With new insights into the classical game theory match-up known as the “Prisoner’s Dilemma,” University of Pennsylvania biologists offer a mathematically based explanation for why cooperation and generosity have evolved in nature.
Their work builds upon the seminal findings of economist John Nash, who advanced the field of game theory in the 1950s, as well as those of computational biologist William Press and physicist-mathematician Freeman Dyson, who last year identified a new class of strategies for succeeding in the Prisoner’s Dilemma.
Postdoctoral researcher Alexander J. Stewart and associate professor Joshua B. Plotkin, both of Penn’s Department of Biology in the School of Arts and Sciences, examined the outcome of the Prisoner’s Dilemma as played repeatedly by a large, evolving population of players. While other researchers have previously suggested that cooperative strategies can be successful in such a scenario, Stewart and Plotkin offer mathematical proof that the only strategies that succeed in the long term are generous ones. They report their findings in PNAS the week of Sept. 2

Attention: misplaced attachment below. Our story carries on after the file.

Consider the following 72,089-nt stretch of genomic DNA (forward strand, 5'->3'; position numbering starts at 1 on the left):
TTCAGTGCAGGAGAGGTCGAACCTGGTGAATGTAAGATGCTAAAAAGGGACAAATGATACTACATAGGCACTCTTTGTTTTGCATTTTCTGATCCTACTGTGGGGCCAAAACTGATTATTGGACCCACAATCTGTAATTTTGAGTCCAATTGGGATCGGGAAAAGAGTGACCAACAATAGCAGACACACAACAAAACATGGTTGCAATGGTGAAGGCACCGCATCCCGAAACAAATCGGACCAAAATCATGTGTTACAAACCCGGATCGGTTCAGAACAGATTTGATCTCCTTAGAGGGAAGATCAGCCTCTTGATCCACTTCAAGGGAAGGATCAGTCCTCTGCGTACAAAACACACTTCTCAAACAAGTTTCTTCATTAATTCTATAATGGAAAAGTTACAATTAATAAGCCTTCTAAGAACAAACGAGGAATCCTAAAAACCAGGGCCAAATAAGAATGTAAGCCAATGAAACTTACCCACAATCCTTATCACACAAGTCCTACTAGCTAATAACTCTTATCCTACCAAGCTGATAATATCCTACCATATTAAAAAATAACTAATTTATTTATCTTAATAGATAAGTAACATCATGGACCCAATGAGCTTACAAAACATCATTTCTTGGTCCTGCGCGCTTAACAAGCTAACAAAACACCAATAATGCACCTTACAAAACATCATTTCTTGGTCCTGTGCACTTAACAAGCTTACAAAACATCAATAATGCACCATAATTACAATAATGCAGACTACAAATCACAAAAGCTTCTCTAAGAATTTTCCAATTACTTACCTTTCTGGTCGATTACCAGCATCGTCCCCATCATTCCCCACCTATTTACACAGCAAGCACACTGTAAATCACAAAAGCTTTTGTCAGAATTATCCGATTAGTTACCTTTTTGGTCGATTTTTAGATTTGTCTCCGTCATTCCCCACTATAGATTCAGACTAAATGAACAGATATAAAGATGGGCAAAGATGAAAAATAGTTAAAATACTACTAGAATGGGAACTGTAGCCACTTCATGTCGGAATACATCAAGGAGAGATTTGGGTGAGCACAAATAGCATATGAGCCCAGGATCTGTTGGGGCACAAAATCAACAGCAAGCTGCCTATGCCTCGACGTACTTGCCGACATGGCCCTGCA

“Ever since Darwin,” Plotkin said, “biologists have been puzzled about why there is so much apparent cooperation, and even flat-out generosity and altruism, in nature. The literature on game theory has worked to explain why generosity arises. Our paper provides such an explanation for why we see so much generosity in front of us.”
“Last year William Press and I proposed the ‘extortion strategy’ in the game of Prisoner's Dilemma, enabling one player to maintain a dominant position over the other,” said Dyson, who is retired as a professor of physics at the Institute for Advanced Studies in Princeton, N.J. “One year later, Stewart and Plotkin turned our strategy upside down and showed that it enables one player to coax the other gently toward collaboration. They understood our strategy better than we did. They reached by rigorous mathematics the happy conclusion that, in a game between ruthless antagonists, generosity wins.”